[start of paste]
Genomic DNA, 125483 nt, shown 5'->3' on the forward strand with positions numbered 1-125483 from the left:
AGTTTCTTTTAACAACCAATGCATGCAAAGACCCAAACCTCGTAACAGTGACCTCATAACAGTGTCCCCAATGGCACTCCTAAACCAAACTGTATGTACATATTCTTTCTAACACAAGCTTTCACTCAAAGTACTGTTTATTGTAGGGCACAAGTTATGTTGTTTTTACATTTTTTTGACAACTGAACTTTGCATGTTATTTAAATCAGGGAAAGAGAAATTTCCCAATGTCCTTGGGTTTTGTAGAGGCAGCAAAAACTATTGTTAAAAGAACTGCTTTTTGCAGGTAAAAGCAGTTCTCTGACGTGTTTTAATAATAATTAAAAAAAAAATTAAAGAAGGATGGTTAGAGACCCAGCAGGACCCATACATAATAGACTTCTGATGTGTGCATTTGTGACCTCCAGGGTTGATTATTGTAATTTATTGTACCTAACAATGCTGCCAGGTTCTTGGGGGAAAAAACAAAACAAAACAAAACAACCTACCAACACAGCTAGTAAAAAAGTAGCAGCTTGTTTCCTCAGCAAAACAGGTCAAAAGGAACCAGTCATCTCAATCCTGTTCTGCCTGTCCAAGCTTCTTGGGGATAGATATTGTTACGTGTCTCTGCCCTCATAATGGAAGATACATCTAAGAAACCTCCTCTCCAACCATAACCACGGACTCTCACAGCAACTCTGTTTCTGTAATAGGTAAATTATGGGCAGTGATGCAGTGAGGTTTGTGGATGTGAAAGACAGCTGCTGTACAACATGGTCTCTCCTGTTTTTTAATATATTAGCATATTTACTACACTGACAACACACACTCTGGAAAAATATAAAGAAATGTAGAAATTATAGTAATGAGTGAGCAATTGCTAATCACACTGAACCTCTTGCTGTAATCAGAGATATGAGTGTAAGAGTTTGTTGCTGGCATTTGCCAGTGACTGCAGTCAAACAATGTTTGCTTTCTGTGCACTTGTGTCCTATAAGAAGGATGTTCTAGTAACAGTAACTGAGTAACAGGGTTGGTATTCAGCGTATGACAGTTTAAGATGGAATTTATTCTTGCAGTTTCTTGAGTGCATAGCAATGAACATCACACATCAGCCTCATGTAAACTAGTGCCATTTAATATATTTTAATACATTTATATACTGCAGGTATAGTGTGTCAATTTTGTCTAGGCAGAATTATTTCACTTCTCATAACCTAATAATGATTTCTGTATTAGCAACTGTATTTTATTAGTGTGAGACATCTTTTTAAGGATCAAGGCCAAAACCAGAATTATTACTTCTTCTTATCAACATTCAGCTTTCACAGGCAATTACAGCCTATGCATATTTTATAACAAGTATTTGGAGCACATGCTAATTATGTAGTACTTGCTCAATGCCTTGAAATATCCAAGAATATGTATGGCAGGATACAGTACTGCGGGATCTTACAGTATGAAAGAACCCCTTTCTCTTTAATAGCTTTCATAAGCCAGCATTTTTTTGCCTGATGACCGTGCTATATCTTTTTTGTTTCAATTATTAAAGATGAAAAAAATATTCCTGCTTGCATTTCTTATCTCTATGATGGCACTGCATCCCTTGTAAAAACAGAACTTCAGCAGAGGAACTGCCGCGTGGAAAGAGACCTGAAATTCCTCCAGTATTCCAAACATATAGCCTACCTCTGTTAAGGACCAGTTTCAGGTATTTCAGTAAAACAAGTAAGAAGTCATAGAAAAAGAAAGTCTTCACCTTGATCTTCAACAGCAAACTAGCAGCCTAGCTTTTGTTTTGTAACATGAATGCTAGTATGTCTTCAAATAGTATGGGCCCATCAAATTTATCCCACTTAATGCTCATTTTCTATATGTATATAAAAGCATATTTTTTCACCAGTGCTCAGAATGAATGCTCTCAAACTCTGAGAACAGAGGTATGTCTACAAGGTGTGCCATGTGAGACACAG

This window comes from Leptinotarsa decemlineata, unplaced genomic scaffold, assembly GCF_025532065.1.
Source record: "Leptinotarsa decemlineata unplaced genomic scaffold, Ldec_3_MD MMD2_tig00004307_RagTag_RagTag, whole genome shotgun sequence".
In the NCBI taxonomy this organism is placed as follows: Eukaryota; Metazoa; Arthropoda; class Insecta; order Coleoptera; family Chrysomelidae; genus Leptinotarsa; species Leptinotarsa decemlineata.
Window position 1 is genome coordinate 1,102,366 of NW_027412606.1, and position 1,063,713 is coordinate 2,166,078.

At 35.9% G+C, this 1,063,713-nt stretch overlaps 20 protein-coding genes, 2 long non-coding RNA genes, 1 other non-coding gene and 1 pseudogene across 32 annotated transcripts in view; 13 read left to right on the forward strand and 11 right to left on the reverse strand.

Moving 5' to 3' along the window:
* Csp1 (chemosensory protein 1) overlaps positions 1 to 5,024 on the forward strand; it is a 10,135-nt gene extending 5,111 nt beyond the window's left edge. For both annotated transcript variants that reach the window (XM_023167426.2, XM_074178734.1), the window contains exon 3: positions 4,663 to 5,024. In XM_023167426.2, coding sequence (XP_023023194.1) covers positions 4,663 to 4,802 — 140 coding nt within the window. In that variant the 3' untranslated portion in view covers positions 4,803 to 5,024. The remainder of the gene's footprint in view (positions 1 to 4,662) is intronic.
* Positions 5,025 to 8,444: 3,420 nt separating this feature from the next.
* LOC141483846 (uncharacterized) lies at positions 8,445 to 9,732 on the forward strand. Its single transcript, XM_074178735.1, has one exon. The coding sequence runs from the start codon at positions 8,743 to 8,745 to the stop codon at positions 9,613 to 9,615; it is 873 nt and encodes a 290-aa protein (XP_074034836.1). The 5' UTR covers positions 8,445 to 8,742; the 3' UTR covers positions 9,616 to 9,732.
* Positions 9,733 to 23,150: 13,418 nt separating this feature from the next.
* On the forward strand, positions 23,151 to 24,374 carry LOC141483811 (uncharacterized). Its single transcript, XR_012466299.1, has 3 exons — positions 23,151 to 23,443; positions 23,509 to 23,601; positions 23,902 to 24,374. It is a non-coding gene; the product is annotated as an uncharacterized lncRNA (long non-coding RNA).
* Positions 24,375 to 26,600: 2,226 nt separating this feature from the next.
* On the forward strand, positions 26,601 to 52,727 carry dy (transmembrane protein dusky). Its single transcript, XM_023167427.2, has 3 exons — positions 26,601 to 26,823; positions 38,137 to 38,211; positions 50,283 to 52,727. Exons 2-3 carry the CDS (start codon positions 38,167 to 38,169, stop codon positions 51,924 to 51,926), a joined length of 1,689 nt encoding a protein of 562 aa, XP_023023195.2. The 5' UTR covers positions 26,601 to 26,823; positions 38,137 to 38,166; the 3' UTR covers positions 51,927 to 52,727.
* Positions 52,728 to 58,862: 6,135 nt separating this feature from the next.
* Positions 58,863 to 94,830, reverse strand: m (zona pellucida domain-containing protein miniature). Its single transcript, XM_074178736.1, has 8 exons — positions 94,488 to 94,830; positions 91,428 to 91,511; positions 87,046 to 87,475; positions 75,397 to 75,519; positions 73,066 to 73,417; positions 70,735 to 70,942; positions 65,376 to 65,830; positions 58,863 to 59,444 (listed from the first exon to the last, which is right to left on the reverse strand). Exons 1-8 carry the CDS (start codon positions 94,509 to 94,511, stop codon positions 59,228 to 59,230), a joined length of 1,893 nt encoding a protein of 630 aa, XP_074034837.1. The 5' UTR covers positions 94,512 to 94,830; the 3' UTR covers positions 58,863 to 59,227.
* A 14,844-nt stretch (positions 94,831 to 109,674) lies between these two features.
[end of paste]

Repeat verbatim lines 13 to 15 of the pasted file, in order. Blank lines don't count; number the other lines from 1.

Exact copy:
* On the forward strand, positions 23,151 to 24,374 carry LOC141483811 (uncharacterized). Its single transcript, XR_012466299.1, has 3 exons — positions 23,151 to 23,443; positions 23,509 to 23,601; positions 23,902 to 24,374. It is a non-coding gene; the product is annotated as an uncharacterized lncRNA (long non-coding RNA).
* Positions 24,375 to 26,600: 2,226 nt separating this feature from the next.
* On the forward strand, positions 26,601 to 52,727 carry dy (transmembrane protein dusky). Its single transcript, XM_023167427.2, has 3 exons — positions 26,601 to 26,823; positions 38,137 to 38,211; positions 50,283 to 52,727. Exons 2-3 carry the CDS (start codon positions 38,167 to 38,169, stop codon positions 51,924 to 51,926), a joined length of 1,689 nt encoding a protein of 562 aa, XP_023023195.2. The 5' UTR covers positions 26,601 to 26,823; positions 38,137 to 38,166; the 3' UTR covers positions 51,927 to 52,727.